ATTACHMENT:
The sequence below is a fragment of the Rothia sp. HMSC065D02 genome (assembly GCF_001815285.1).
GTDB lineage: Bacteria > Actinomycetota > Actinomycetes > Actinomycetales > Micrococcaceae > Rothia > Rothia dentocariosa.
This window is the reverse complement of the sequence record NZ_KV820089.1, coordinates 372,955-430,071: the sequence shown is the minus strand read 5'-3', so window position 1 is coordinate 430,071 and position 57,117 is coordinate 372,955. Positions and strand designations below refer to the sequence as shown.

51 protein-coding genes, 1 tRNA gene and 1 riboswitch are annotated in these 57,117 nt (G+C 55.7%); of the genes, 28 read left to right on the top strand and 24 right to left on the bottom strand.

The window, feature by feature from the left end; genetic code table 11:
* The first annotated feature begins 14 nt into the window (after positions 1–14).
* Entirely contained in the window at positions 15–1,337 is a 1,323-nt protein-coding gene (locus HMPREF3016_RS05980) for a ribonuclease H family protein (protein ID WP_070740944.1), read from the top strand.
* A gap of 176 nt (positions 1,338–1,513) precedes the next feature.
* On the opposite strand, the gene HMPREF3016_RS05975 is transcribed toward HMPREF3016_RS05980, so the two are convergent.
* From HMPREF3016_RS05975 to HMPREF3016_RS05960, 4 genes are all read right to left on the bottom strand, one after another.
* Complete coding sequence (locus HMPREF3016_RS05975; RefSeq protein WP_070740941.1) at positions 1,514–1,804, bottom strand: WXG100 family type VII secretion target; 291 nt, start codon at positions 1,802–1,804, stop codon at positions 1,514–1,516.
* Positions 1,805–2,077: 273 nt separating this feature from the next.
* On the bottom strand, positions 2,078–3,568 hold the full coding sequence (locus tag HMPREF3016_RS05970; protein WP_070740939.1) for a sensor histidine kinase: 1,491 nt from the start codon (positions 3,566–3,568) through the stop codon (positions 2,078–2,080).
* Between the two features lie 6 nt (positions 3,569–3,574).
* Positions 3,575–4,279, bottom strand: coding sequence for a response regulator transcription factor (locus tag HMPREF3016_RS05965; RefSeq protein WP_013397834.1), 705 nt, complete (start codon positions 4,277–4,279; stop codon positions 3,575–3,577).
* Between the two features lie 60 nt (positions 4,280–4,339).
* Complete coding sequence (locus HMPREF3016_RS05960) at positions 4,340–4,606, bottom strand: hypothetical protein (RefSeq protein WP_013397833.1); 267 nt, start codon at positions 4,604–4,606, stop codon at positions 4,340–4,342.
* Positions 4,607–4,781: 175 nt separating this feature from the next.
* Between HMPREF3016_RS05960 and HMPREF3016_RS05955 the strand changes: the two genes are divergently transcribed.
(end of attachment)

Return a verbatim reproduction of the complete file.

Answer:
The sequence below is a fragment of the Rothia sp. HMSC065D02 genome (assembly GCF_001815285.1).
GTDB lineage: Bacteria > Actinomycetota > Actinomycetes > Actinomycetales > Micrococcaceae > Rothia > Rothia dentocariosa.
This window is the reverse complement of the sequence record NZ_KV820089.1, coordinates 372,955-430,071: the sequence shown is the minus strand read 5'-3', so window position 1 is coordinate 430,071 and position 57,117 is coordinate 372,955. Positions and strand designations below refer to the sequence as shown.

51 protein-coding genes, 1 tRNA gene and 1 riboswitch are annotated in these 57,117 nt (G+C 55.7%); of the genes, 28 read left to right on the top strand and 24 right to left on the bottom strand.

The window, feature by feature from the left end; genetic code table 11:
* The first annotated feature begins 14 nt into the window (after positions 1–14).
* Entirely contained in the window at positions 15–1,337 is a 1,323-nt protein-coding gene (locus HMPREF3016_RS05980) for a ribonuclease H family protein (protein ID WP_070740944.1), read from the top strand.
* A gap of 176 nt (positions 1,338–1,513) precedes the next feature.
* On the opposite strand, the gene HMPREF3016_RS05975 is transcribed toward HMPREF3016_RS05980, so the two are convergent.
* From HMPREF3016_RS05975 to HMPREF3016_RS05960, 4 genes are all read right to left on the bottom strand, one after another.
* Complete coding sequence (locus HMPREF3016_RS05975; RefSeq protein WP_070740941.1) at positions 1,514–1,804, bottom strand: WXG100 family type VII secretion target; 291 nt, start codon at positions 1,802–1,804, stop codon at positions 1,514–1,516.
* Positions 1,805–2,077: 273 nt separating this feature from the next.
* On the bottom strand, positions 2,078–3,568 hold the full coding sequence (locus tag HMPREF3016_RS05970; protein WP_070740939.1) for a sensor histidine kinase: 1,491 nt from the start codon (positions 3,566–3,568) through the stop codon (positions 2,078–2,080).
* Between the two features lie 6 nt (positions 3,569–3,574).
* Positions 3,575–4,279, bottom strand: coding sequence for a response regulator transcription factor (locus tag HMPREF3016_RS05965; RefSeq protein WP_013397834.1), 705 nt, complete (start codon positions 4,277–4,279; stop codon positions 3,575–3,577).
* Between the two features lie 60 nt (positions 4,280–4,339).
* Complete coding sequence (locus HMPREF3016_RS05960) at positions 4,340–4,606, bottom strand: hypothetical protein (RefSeq protein WP_013397833.1); 267 nt, start codon at positions 4,604–4,606, stop codon at positions 4,340–4,342.
* Positions 4,607–4,781: 175 nt separating this feature from the next.
* Between HMPREF3016_RS05960 and HMPREF3016_RS05955 the strand changes: the two genes are divergently transcribed.